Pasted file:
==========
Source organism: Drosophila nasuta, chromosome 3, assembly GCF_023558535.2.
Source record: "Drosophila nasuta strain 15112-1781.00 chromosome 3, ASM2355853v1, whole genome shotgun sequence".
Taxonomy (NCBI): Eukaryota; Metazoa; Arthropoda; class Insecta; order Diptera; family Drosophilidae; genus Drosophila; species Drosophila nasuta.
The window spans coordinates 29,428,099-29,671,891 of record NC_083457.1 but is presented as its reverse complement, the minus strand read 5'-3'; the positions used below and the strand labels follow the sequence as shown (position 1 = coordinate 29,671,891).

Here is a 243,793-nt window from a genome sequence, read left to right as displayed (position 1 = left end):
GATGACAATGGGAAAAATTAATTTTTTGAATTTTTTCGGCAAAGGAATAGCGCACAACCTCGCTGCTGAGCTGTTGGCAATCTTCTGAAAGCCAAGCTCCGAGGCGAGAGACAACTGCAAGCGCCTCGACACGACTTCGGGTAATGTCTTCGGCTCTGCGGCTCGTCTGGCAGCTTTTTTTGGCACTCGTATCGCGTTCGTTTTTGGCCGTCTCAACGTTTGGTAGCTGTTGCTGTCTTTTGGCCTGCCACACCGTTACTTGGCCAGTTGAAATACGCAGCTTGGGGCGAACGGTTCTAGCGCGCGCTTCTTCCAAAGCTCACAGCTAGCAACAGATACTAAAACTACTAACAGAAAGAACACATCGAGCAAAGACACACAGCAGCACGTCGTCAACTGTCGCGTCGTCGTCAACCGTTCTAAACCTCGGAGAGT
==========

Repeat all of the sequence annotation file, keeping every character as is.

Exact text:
Source organism: Drosophila nasuta, chromosome 3, assembly GCF_023558535.2.
Source record: "Drosophila nasuta strain 15112-1781.00 chromosome 3, ASM2355853v1, whole genome shotgun sequence".
Taxonomy (NCBI): Eukaryota; Metazoa; Arthropoda; class Insecta; order Diptera; family Drosophilidae; genus Drosophila; species Drosophila nasuta.
The window spans coordinates 29,428,099-29,671,891 of record NC_083457.1 but is presented as its reverse complement, the minus strand read 5'-3'; the positions used below and the strand labels follow the sequence as shown (position 1 = coordinate 29,671,891).

Here is a 243,793-nt window from a genome sequence, read left to right as displayed (position 1 = left end):
GATGACAATGGGAAAAATTAATTTTTTGAATTTTTTCGGCAAAGGAATAGCGCACAACCTCGCTGCTGAGCTGTTGGCAATCTTCTGAAAGCCAAGCTCCGAGGCGAGAGACAACTGCAAGCGCCTCGACACGACTTCGGGTAATGTCTTCGGCTCTGCGGCTCGTCTGGCAGCTTTTTTTGGCACTCGTATCGCGTTCGTTTTTGGCCGTCTCAACGTTTGGTAGCTGTTGCTGTCTTTTGGCCTGCCACACCGTTACTTGGCCAGTTGAAATACGCAGCTTGGGGCGAACGGTTCTAGCGCGCGCTTCTTCCAAAGCTCACAGCTAGCAACAGATACTAAAACTACTAACAGAAAGAACACATCGAGCAAAGACACACAGCAGCACGTCGTCAACTGTCGCGTCGTCGTCAACCGTTCTAAACCTCGGAGAGT